Read our overview of construction and project costs to understand the type of costs you can expect to encounter.
4. Appoint a Construction Representative
Before construction begins, appoint a dedicated representative to facilitate communication with both your architect and contractor. Construction can feel fast-paced, especially when operating on a tight schedule. Having a dedicated person to relay messages from the construction team to your internal stakeholders will help maintain the schedule.
Handling Change Orders
Additionally, you should establish a streamlined process for handling change orders. Change orders are any addition, deletion, or substitution to the project’s original scope. For example, if your contractor notices that additional site work is needed after construction begins, a change order will be issued.
Although your architect will work to avoid change orders, they are likely to occur on any project. As such, you should establish a system for reviewing and approving these requests. With an efficient change order process in place, construction is more likely to stay on schedule.
5. Educate Your Team (Especially About Building Performance)
As construction concludes, you may need to teach building occupants the best practices for using the space, especially when it comes to building performance. The building may not fulfill your operational goals if occupants are not using the spaces as intended.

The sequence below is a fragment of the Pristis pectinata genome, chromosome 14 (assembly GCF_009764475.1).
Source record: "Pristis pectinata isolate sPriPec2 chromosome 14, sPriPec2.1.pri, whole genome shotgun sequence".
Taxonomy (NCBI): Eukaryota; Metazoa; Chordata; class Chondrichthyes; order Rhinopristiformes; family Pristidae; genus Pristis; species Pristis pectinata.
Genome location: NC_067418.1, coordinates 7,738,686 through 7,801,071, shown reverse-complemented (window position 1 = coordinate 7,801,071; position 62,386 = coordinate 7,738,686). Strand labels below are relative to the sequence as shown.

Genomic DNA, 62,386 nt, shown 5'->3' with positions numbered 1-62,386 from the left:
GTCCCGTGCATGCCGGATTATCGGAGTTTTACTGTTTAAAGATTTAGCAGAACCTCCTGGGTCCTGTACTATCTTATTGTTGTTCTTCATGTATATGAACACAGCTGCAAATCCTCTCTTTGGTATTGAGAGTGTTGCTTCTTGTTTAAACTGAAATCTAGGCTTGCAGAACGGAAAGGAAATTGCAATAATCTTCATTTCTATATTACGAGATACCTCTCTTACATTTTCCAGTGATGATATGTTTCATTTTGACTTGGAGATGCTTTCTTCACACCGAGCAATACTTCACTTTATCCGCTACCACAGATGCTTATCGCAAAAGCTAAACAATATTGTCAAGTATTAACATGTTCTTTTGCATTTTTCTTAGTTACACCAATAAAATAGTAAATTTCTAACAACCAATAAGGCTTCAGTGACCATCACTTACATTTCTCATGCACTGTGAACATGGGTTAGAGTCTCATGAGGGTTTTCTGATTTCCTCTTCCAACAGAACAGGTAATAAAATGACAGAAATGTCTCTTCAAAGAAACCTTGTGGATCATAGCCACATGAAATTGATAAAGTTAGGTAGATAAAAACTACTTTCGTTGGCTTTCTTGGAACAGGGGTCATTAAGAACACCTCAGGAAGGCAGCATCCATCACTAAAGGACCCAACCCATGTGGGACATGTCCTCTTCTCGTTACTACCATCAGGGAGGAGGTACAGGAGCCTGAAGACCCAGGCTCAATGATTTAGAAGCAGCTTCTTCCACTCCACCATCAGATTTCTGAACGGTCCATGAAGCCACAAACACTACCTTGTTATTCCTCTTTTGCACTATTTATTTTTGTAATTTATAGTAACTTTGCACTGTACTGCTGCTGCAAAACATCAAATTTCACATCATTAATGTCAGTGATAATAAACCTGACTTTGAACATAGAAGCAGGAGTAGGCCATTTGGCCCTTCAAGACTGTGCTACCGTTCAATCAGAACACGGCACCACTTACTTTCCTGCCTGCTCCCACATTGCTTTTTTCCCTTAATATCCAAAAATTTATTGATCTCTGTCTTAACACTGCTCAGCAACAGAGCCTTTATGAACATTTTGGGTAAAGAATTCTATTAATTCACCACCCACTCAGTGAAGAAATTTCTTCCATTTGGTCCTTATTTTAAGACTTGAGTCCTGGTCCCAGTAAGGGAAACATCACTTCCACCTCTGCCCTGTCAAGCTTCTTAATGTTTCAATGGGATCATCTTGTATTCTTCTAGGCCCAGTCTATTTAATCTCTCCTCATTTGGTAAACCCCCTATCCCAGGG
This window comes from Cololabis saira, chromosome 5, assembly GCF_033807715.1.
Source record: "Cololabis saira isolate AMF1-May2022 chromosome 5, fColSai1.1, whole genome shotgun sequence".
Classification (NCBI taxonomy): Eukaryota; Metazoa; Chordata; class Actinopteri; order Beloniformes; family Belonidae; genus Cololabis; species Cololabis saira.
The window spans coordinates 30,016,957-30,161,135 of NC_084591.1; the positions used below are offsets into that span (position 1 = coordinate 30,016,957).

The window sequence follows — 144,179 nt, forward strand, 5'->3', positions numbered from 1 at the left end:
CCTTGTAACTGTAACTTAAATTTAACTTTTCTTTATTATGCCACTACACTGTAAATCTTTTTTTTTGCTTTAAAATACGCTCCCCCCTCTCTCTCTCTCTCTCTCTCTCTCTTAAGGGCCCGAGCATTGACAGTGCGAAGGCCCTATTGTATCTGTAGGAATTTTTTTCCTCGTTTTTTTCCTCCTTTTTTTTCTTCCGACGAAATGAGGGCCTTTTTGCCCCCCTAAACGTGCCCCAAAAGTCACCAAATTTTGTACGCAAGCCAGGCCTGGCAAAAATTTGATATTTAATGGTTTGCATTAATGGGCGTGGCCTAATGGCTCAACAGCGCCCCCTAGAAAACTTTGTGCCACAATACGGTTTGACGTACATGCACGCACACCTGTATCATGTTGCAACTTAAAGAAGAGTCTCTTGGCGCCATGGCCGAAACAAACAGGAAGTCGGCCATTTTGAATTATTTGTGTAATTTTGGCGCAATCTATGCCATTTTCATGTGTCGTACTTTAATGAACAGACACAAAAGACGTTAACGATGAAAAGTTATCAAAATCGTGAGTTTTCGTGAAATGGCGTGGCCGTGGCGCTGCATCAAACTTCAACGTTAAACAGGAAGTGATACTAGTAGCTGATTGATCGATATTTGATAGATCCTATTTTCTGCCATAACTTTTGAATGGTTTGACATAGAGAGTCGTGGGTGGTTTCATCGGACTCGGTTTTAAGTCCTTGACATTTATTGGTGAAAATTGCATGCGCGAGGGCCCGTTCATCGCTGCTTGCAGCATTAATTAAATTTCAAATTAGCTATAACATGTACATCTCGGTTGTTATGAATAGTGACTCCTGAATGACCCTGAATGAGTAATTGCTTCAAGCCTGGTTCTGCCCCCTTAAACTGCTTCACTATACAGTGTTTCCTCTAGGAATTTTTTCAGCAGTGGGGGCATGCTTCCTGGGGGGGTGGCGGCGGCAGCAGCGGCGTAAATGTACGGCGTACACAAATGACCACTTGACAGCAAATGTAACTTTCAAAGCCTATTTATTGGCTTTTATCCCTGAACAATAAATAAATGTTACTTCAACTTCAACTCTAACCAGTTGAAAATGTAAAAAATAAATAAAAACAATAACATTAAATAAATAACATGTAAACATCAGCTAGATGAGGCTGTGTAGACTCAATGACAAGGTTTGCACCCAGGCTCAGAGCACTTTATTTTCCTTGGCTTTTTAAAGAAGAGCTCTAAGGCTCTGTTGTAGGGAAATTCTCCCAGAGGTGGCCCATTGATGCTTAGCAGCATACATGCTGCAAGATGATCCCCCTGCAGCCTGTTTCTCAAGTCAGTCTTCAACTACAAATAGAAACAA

For example, you may need to teach occupants the best habits for energy consumption. If a room is designed to maximize natural daylighting, you will reduce utility costs by not using electric light during the day. However, some occupants may be used to turning on lights whenever they walk into a room and will need to be reminded not to flip the switch.
Keep in mind: building occupants are likely to change over time, especially in commercial and educational settings. To get the most out of your building, integrate operational education into your internal processes.
6. Keep an Open Mind
From the early stages of design to the end of construction, keep an open mind and trust the process. The most successful projects occur when clients are excited to explore new ideas, break from the status quo, and accomplish something great.
For example, we’ve had clients who assumed they needed a new building, but after some initial studies, they determined a renovation would better fit their needs. By exploring this option, they ended up with a more successful and sustainable project.
While you explore ideas, be sure to balance your vision with a healthy dose of reality. Remember your needs, especially in terms of budget and maintenance. Your architect should strive to find unique solutions that fit your organization and help you get the best value for your budget.
Learn What to Expect from an Architect
Although building projects can seem initially daunting, establishing expectations with your architect makes the process more manageable. Regular communication, efficient internal processes, and an open, curious mind will help keep your project running smoothly.
Now that you better understand your role, learn what you can expect from your architect. Read about the programming process to learn how an architect can engage your team.
If you are still feeling overwhelmed by the design and construction process, remember your architect is here to help. A quality architect will help you procure all necessary services, manage your budget, and keep you organized.
To learn about Neumann Monson’s approach to project management, contact us and schedule a no-strings-attached exploratory meeting.